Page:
My brain always has an interesting response when I hear a film is bad. The immediate answer is usually a ‘damn’, maybe some stronger language depending on how much I was looking forward to the film. But in the back of my mind, I can be often found doing a happy dance. Because according to many soundtrack enthusiasts, if a film is bad it more often than not has a good score. Thusly, A Good Day To Die Hard is – by all accounts – dreadful. But do its cuffs match its collar?
Marco Beltrami is currently the keeper of the flame when it comes to the Die Hard series, having previously scored 2007’s Live Free and Die Hard (aka Die Hard 4.0) which I haven’t either seen or heard, mainly due to being clinically allergic to Len Wiseman. But the previous three films were scored by Michael Kamen, who was in a class of his own when it comes to action film music. Kamen was nothing more than a genius, and was able to write nail-biting music with an inflection of emotion and humanity, as displayed in music like Die Hard and Lethal Weapon. My deepest memory of Lethal Weapon is Mel Gibson’s Martin Riggs running hell for leather down Hollywood Boulevard with a machine gun, Kamen’s wild music scoring his primal rage.
Now I feel for Beltrami, because it’s essentially like taking over Star Wars from John Williams. The series had a particular style and feel to its music, and the decision must have been hard on how much to homage Kamen and keep that feel, at least without feeling like it was just a facsimile. So how did he do? Pretty well. It’s definitely one big tribute to Kamen – this is made blatantly obvious by the opening cue, which apes Die Hard’s Beethoven infusion.
I’ll be honest though, I don’t see a lot of Beltrami in here, and when I do the score is less exciting. But he’s done such a solid Kamen impression that I’m giving him the benefit of the doubt, because it’s just so good to hear Kamen’s voice again, even if it’s essentially a cover version. I guess the thing is, I’m a bit tired of a lot of modern action music. Don’t get me wrong, there are still great action scores being produced, but there are an awful lot that use the bare minimum of the orchestra’s power.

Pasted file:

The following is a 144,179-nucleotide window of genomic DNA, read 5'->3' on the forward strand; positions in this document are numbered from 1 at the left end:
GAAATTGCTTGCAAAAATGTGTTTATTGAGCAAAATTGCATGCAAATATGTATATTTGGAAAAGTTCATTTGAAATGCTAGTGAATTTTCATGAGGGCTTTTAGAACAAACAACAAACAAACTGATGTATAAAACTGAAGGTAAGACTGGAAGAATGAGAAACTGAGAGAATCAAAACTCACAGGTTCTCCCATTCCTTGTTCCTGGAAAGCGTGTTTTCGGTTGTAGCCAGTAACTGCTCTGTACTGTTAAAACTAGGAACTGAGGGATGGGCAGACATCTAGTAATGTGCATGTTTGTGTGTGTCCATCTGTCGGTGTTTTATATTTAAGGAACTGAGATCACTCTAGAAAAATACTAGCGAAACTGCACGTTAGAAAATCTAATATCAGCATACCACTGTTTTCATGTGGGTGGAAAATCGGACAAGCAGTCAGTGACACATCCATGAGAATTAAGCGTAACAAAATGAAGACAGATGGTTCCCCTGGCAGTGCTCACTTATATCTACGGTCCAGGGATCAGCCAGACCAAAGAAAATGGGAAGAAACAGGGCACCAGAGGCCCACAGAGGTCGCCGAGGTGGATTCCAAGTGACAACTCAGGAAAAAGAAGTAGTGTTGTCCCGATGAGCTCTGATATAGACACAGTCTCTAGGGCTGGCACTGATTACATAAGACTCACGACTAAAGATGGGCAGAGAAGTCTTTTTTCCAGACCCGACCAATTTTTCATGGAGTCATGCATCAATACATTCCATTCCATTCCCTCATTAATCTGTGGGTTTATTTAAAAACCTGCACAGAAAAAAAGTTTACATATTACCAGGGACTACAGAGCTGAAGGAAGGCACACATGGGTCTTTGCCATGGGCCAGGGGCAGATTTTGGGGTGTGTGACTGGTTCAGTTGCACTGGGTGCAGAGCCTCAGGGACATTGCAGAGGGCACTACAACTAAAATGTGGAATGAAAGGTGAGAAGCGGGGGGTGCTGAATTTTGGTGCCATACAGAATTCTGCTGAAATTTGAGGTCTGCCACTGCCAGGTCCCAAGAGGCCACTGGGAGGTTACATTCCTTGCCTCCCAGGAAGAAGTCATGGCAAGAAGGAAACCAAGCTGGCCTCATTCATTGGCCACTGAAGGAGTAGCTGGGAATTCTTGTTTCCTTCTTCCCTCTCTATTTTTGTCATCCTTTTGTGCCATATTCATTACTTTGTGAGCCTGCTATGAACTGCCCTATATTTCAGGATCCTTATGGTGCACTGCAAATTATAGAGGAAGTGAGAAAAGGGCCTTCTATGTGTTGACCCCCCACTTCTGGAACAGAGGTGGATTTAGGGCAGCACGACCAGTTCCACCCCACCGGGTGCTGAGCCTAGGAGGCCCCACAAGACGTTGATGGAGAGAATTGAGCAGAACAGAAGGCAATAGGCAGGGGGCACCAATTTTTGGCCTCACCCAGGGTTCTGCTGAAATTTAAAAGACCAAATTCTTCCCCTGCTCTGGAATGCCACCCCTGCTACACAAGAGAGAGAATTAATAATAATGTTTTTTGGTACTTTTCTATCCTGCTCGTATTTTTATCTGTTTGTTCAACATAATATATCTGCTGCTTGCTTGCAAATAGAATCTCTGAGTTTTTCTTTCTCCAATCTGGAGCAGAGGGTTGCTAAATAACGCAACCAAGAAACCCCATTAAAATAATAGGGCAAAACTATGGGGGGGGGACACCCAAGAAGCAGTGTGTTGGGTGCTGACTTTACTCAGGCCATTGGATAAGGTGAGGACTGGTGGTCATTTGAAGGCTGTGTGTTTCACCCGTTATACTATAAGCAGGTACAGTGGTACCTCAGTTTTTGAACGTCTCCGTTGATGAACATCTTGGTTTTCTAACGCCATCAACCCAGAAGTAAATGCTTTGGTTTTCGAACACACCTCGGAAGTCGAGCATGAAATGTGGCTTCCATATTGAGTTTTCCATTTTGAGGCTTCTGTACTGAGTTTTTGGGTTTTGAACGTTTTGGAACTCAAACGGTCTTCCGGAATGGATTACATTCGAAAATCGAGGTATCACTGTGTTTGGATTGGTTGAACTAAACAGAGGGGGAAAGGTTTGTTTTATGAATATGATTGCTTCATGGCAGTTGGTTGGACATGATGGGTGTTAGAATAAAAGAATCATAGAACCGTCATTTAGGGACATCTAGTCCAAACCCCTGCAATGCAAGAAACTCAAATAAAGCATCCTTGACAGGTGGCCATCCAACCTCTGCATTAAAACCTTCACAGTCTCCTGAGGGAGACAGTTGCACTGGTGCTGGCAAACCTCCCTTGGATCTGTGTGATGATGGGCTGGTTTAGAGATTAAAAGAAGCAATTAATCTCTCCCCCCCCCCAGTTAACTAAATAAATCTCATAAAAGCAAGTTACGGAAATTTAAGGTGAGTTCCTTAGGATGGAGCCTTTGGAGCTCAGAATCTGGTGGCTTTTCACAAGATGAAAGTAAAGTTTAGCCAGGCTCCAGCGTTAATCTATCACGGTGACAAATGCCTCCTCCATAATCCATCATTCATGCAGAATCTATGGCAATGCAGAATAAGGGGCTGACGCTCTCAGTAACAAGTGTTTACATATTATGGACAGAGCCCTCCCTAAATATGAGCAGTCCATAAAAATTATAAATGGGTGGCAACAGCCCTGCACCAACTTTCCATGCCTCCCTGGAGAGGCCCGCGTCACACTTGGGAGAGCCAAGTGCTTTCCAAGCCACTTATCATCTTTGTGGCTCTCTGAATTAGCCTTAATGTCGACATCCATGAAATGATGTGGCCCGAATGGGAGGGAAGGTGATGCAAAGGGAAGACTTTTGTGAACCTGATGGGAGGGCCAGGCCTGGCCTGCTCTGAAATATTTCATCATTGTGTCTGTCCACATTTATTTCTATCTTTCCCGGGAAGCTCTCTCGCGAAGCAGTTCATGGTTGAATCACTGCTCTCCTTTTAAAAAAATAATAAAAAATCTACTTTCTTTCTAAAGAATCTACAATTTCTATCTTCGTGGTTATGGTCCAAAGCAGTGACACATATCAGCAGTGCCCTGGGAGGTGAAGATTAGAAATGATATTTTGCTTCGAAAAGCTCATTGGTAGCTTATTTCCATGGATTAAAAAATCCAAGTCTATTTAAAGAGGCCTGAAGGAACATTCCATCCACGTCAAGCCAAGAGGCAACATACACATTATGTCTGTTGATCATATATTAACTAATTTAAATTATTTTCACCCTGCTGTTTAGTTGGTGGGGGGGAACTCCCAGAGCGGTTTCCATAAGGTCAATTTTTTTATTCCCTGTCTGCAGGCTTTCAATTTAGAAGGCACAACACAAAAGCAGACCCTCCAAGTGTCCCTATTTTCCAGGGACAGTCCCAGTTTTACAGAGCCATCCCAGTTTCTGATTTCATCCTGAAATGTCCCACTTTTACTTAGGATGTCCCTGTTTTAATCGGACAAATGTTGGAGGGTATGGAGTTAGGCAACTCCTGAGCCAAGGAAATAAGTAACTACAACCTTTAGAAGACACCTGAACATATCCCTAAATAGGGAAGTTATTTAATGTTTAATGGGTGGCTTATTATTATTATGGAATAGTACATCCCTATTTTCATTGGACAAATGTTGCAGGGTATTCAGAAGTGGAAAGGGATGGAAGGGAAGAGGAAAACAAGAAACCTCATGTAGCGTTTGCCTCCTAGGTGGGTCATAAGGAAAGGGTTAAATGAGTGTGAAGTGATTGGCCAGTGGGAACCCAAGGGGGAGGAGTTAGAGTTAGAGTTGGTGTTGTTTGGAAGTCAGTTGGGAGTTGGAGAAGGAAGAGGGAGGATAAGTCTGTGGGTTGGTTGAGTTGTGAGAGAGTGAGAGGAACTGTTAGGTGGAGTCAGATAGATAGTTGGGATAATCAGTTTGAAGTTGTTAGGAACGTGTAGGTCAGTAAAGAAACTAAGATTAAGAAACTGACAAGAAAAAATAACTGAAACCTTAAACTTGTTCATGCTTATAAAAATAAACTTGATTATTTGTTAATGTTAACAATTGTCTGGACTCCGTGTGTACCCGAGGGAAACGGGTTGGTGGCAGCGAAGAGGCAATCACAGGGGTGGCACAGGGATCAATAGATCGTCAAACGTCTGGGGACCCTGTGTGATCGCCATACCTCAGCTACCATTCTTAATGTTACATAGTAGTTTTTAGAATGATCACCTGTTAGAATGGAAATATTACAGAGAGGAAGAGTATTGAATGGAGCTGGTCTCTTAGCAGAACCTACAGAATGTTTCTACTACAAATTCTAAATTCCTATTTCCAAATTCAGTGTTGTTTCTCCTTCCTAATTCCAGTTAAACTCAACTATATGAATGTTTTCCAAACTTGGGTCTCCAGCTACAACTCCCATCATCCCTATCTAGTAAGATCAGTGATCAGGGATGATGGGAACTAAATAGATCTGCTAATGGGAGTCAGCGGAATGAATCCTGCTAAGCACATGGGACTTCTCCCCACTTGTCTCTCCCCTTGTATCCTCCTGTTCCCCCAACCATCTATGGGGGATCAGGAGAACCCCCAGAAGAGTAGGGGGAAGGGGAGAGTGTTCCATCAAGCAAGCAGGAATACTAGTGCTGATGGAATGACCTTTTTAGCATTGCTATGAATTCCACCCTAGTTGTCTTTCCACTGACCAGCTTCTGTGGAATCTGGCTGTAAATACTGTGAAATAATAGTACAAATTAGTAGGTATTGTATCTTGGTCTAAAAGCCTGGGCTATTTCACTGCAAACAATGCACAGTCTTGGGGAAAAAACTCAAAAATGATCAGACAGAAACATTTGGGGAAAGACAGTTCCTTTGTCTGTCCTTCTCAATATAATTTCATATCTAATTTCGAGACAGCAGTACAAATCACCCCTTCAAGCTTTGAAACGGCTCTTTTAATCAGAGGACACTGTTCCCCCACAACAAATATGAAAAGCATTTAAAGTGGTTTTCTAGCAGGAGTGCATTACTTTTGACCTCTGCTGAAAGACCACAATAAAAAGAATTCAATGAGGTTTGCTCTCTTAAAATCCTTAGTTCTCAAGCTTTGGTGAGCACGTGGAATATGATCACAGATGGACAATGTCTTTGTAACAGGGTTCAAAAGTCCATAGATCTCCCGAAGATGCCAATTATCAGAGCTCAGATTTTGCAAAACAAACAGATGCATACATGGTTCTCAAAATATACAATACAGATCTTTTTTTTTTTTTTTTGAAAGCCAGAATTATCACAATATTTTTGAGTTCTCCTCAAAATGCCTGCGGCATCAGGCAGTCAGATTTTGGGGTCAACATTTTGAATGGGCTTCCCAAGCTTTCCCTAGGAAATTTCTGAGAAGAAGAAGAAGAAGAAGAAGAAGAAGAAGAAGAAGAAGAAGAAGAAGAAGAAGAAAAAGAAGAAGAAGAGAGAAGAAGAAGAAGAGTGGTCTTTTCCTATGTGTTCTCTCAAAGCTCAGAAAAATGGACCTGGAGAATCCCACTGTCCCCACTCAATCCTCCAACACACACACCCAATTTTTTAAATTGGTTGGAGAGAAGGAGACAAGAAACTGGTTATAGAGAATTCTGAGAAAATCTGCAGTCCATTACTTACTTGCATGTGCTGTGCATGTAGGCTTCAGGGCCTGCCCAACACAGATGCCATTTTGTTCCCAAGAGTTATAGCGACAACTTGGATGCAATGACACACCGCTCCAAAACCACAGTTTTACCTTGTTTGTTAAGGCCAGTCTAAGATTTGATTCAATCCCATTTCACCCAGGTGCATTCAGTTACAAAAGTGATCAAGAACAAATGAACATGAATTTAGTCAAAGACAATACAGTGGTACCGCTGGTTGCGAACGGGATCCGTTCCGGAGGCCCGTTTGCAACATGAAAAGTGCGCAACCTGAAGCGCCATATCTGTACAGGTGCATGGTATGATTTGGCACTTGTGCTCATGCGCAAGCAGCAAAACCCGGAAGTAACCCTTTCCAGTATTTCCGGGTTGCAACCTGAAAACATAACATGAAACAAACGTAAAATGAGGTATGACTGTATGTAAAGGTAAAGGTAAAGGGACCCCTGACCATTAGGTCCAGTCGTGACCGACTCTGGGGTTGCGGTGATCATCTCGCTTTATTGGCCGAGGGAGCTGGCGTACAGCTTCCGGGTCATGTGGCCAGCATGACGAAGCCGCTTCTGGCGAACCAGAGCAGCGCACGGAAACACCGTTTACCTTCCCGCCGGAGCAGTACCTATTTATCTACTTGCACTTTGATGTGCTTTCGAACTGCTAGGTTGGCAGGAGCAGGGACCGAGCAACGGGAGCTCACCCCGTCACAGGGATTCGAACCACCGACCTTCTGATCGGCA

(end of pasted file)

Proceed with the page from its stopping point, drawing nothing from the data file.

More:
The great thing about Kamen was his use of brass, it was one of his signatures to play these massive blasts from the brass section which gave the scenes he scored a sense of scale and danger, very important in the films he worked on (for the record, Kamen also scored one of the most popular James Bond movies, Licence To Kill). Many modern action scores seem to ditch the brass and stick to the strings, which is sometimes suited to the tone but often fails to leave a sense of individuality to the score. Thankfully, Beltrami recognizes this crucial fact and applies it liberally throughout the album.
However, there are some interesting parts that come from Beltrami himself, including the Russian flavour of some of the tracks. He also uses electronics in small doses, and interesting instruments (including harmonica at one point), and has good control of the string section. This all works relatively well until the final three tracks, which kind of screw the pooch a bit. ‘It’s Hard To Kill A McClane’ features some really over the top emotional scoring that just doesn’t feel like it belongs in the score, sounds idiosyncratic for the sake of it and recalls Hans Zimmer’s Sherlock Holmes music, and finally ‘McClane’s Brain’ sounds like someone infamous pop hit ‘Hear The Drummer Get Wicked’ and threw some jazz noodling over the top. Hmm.
But I can’t really dock it too many points because the rest of the score is a fine tribute to Michael Kamen, showcasing some of the great scoring techniques that defined him as one of the greatest action movie composers ever. Long may we remember him and his massive contribution to the Die Hard franchise, as well as composing as a whole.
A GOOD DAY TO DIE HARD is out now from Sony Classical
Words: Charlie Brigden